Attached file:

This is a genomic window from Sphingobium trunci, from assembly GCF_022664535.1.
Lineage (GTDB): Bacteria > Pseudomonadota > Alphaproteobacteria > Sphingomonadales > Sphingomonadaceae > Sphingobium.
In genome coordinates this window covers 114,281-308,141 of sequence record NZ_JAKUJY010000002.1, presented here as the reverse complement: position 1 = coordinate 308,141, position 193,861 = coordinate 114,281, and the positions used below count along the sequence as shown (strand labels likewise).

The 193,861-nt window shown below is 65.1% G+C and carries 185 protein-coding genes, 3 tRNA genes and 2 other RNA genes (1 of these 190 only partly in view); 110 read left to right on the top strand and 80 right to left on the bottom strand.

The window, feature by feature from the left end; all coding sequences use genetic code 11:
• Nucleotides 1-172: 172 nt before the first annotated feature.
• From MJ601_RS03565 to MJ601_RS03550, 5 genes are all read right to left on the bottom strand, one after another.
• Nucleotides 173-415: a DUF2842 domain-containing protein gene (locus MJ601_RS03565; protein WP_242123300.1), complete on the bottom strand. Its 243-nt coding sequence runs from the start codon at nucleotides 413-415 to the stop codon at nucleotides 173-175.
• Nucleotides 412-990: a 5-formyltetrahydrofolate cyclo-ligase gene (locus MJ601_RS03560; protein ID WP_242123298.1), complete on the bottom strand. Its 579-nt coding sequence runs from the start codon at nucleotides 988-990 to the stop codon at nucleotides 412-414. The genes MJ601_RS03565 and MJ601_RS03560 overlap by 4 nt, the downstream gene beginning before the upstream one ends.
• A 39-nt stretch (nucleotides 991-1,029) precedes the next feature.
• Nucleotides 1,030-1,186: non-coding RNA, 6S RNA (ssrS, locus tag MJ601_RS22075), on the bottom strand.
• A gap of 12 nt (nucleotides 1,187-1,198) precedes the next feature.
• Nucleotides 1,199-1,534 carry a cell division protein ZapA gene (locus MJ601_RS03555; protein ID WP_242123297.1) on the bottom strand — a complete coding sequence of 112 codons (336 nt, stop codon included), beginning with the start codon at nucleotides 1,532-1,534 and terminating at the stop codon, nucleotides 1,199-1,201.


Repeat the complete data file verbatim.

This is a genomic window from Sphingobium trunci, from assembly GCF_022664535.1.
Lineage (GTDB): Bacteria > Pseudomonadota > Alphaproteobacteria > Sphingomonadales > Sphingomonadaceae > Sphingobium.
In genome coordinates this window covers 114,281-308,141 of sequence record NZ_JAKUJY010000002.1, presented here as the reverse complement: position 1 = coordinate 308,141, position 193,861 = coordinate 114,281, and the positions used below count along the sequence as shown (strand labels likewise).

The 193,861-nt window shown below is 65.1% G+C and carries 185 protein-coding genes, 3 tRNA genes and 2 other RNA genes (1 of these 190 only partly in view); 110 read left to right on the top strand and 80 right to left on the bottom strand.

The window, feature by feature from the left end; all coding sequences use genetic code 11:
• Nucleotides 1-172: 172 nt before the first annotated feature.
• From MJ601_RS03565 to MJ601_RS03550, 5 genes are all read right to left on the bottom strand, one after another.
• Nucleotides 173-415: a DUF2842 domain-containing protein gene (locus MJ601_RS03565; protein WP_242123300.1), complete on the bottom strand. Its 243-nt coding sequence runs from the start codon at nucleotides 413-415 to the stop codon at nucleotides 173-175.
• Nucleotides 412-990: a 5-formyltetrahydrofolate cyclo-ligase gene (locus MJ601_RS03560; protein ID WP_242123298.1), complete on the bottom strand. Its 579-nt coding sequence runs from the start codon at nucleotides 988-990 to the stop codon at nucleotides 412-414. The genes MJ601_RS03565 and MJ601_RS03560 overlap by 4 nt, the downstream gene beginning before the upstream one ends.
• A 39-nt stretch (nucleotides 991-1,029) precedes the next feature.
• Nucleotides 1,030-1,186: non-coding RNA, 6S RNA (ssrS, locus tag MJ601_RS22075), on the bottom strand.
• A gap of 12 nt (nucleotides 1,187-1,198) precedes the next feature.
• Nucleotides 1,199-1,534 carry a cell division protein ZapA gene (locus MJ601_RS03555; protein ID WP_242123297.1) on the bottom strand — a complete coding sequence of 112 codons (336 nt, stop codon included), beginning with the start codon at nucleotides 1,532-1,534 and terminating at the stop codon, nucleotides 1,199-1,201.